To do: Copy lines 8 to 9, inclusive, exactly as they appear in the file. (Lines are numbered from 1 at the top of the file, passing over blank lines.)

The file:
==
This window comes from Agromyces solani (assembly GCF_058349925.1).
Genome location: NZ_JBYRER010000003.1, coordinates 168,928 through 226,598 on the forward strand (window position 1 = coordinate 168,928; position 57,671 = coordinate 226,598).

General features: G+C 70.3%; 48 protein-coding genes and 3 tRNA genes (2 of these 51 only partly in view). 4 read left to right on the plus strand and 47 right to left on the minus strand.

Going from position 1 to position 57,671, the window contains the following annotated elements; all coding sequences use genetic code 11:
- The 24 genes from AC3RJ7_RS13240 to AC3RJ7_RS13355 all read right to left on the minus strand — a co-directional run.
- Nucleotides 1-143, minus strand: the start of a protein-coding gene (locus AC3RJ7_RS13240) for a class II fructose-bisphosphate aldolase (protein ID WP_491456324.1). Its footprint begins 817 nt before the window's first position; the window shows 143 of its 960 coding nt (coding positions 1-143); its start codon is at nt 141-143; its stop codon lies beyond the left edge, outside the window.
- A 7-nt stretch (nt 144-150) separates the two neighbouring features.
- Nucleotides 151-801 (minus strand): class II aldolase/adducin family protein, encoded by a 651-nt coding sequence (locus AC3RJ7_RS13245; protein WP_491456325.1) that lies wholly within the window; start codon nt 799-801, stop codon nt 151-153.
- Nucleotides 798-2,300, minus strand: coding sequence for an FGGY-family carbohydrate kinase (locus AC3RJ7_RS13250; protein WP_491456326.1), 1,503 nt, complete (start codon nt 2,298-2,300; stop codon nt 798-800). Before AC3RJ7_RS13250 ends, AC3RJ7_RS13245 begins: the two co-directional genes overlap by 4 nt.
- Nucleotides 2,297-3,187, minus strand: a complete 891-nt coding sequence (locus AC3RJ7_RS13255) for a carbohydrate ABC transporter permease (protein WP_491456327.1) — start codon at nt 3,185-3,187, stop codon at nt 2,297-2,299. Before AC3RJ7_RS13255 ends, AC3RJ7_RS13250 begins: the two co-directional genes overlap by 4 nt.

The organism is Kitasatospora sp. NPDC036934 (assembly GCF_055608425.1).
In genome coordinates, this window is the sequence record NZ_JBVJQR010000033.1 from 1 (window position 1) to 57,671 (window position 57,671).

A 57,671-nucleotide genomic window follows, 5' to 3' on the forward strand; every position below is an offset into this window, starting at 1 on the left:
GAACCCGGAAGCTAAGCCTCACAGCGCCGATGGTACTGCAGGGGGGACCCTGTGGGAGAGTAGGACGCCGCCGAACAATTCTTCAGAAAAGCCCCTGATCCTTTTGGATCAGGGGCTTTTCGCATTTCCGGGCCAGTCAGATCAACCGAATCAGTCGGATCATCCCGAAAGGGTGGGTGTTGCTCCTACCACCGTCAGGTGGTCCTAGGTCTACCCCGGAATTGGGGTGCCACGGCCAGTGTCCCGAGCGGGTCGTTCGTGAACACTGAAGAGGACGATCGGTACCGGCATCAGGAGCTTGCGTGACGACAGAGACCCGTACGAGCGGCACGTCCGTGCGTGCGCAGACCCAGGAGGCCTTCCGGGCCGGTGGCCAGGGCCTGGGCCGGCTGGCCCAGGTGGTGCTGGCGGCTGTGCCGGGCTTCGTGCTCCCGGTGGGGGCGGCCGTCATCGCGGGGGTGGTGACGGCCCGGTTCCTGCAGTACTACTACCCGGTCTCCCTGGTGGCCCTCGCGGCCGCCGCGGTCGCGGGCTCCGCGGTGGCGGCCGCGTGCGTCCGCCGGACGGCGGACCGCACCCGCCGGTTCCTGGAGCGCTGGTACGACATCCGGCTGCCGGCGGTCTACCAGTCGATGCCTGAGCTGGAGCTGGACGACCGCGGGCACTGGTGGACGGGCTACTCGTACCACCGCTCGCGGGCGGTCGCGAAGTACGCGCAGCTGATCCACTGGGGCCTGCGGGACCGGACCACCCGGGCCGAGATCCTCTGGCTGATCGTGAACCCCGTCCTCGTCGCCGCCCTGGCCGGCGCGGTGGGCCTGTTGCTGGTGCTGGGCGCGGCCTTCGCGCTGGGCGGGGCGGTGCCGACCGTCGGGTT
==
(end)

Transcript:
- Nucleotides 151-801 (minus strand): class II aldolase/adducin family protein, encoded by a 651-nt coding sequence (locus AC3RJ7_RS13245; protein WP_491456325.1) that lies wholly within the window; start codon nt 799-801, stop codon nt 151-153.
- Nucleotides 798-2,300, minus strand: coding sequence for an FGGY-family carbohydrate kinase (locus AC3RJ7_RS13250; protein WP_491456326.1), 1,503 nt, complete (start codon nt 2,298-2,300; stop codon nt 798-800). Before AC3RJ7_RS13250 ends, AC3RJ7_RS13245 begins: the two co-directional genes overlap by 4 nt.